TORONTO - Sitting at Randy (Kitty) Carlyle’s cottage on beautiful Manitoulin Island some five summers ago, Mark Chipman made a prediction to his close friend, one that would prove to be prophetic.
“Kitty,” Chipman said to Carlyle, “you know that one day you are going to be the coach of the Toronto Maple Leafs.”
Carlyle’s response was short, albeit not sweet.
“No way!” Carlyle responded.
It was the summer of 2007 and Carlyle had just coached the Anaheim Ducks to a Stanley Cup championship. Now it was time to celebrate with buddies like Chipman at the summer residence in Ontario that Carlyle returns to every off-season.
Carlyle’s reluctance at the time to picture himself standing behind the Maple Leafs bench was understandable.
Why would he want to be anywhere but Anaheim? His team had just captured hockey’s Holy Grail; youngsters Ryan Getzlaf and Corey Perry were just coming into their own; he had a good working relationship with then-Ducks general manager Brian Burke; and there was just a handful of media to deal with every day.
Sure enough, on Friday, Chipman’s prognostication became reality.
Maybe five years ago Carlyle wasn’t ready to handle the spotlight and accompanying pressures that go hand and hand with a Toronto franchise that has not won a Cup since 1967.
But according to Chipman, he is now.
“I think, back then when he and the Ducks won the Cup, he was very comfortable where he was, coaching in a place where he could concentrate on just coaching without all the distractions you might find in a place like Toronto,” Chipman, the principal owner of the Winnipeg Jets, recalled during a phone interview on Monday.
“Since then, I’ve seen him get more comfortable with the other aspects of the job, including dealing with the media. Now, with him being back in Toronto, it’s kind of like a homecoming for him. He’s an Ontario kid. He was drafted by the Leafs. He played for the Leafs. He knows what it means.”
When it comes to Carlyle’s coaching history, few know it better than Chipman.
Back in 1996, after the Jets had bolted to Phoenix, Chipman headed a group that brought the IHL’s Minnesota franchise to Winnipeg, where it was renamed the Manitoba Moose.
Not long afterward, he helped persuade Carlyle, a former Jets player, broadcaster and longtime Winnipeg resident, to move behind the bench.
“We asked him if he’d like to coach,” Chipman said. “He actually started as an assistant. By February, he’d taken over as head coach.”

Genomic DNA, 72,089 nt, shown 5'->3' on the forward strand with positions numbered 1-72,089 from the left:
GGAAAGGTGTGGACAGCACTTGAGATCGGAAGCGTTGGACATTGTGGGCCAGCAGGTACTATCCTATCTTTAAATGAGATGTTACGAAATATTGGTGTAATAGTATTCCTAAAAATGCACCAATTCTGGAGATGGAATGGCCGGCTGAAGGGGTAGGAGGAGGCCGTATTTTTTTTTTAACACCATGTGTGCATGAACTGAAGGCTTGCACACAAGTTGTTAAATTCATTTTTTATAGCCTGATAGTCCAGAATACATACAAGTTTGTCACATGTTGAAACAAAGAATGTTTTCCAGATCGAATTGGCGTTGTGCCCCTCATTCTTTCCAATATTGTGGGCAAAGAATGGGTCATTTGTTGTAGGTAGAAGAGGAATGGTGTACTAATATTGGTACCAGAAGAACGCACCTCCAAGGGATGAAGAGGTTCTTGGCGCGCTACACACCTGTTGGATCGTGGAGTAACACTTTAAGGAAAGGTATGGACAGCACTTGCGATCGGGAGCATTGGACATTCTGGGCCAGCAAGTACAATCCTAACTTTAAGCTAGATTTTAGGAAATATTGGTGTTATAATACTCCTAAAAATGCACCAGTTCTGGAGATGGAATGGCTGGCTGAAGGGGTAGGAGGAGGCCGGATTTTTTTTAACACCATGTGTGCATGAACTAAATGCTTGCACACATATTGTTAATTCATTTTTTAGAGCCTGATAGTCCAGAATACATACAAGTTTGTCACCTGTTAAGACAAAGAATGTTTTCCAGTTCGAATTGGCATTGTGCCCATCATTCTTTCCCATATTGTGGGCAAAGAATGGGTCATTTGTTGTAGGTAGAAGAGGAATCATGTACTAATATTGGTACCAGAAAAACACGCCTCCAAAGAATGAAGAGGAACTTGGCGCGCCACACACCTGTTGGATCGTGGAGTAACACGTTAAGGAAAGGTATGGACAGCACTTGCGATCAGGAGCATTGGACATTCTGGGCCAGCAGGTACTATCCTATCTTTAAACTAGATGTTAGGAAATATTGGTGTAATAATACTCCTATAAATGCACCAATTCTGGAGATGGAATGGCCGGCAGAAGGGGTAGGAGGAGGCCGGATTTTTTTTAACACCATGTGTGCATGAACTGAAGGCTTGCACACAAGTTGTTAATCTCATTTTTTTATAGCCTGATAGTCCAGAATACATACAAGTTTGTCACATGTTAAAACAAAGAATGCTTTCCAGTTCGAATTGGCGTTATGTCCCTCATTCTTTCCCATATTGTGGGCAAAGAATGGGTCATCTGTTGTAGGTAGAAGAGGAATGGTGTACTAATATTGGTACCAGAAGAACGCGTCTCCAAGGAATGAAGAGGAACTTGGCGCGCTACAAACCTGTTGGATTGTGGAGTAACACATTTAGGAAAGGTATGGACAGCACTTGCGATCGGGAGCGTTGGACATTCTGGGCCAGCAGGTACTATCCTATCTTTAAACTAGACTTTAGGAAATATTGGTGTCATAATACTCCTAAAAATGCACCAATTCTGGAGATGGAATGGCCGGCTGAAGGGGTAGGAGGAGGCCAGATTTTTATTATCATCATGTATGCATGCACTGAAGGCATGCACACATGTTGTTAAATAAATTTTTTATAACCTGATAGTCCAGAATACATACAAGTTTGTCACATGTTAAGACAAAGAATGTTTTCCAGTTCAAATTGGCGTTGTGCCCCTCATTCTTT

Carlyle would lead the Moose to a 222-159-52-7 record, both in the IHL and AHL. When the opportunity came to coach the Ducks, he jumped at it and eventually led the franchise to its only title.
Since starting his coaching career, Carlyle has never had a season with a losing record. At least that was the case until 2011-12 when he was fired from his position in Anaheim after his Ducks got off to a sluggish 7-13-4 start.
According to Chipman, there is much more to Carlyle than the stern-faced figure fans see behind the bench.
“Randy has been successful wherever he’s coached and some of that has to do with his hockey IQ,” Chipman said. “Randy sees things in the game others don’t. At the same time, he’s learned a lot from other hockey people over the years like the late John Ferguson Sr. He can give the impression he’s hard-headed but, in reality, he’s always listening and learning.
“Randy coaches the way he lives his life — with attention to detail.”
Interestingly friend has become foe for Carlyle, whose Leafs now are chasing Chipman’s Jets for a playoff spot in the Eastern Conference. You can bet Carlyle was glued to the tube Monday night watching the Jets take on the Buffalo Sabres.
Whatever happens, Chipman will always remember a headline that appeared after Carlyle’s Ducks won the Cup. It was a quote that Carlyle had uttered during his playing days when asked if he would ever coach.
“No (@#%&) way!” was Carlyle’s answer at the time.
Now, not only is Carlyle a coach, he is the coach of the Toronto Maple Leafs.
Just like Mark Chipman predicted five years ago.
HOME SWEET HOME
Since being hired as Maple Leafs coach on Friday, Randy Carlyle has been peppered with messages from relatives and buddies he didn’t even know he had.
Such is the fate of an Ontario native and ex-Maple Leafs player who has come back to take over his former team.
“I didn’t realize that I had so many friends that had the area code 416, 905 and 647,” Carlyle chuckled on Monday, referring to the Toronto-area area codes from which he has received countless text and phone messages.
Carlyle and his wife, Corey, are from the Sudbury area and have summered at their cottage on Manitoulin Island since 1979. As far as family goes, he has a sister who lives in Toronto, his hockey home for a second time.
“There are lots of ties with the Ontario market,” Carlyle said, looking at the gaggle of media surrounding him after practice Monday at the MasterCard Centre. “And obviously with the number of cameras that are here today and the number of you people, there’s lots of coverage and exposure to the Leafs.”
Carlyle admits his gut will be churning a bit on Tuesday when he makes his Air Canada Centre debut as head coach of the Leafs against the Stanley Cup champion Boston Bruins. In the minds of many Leaf fans, they only hope it will end up being a case of the prodigal son coming home.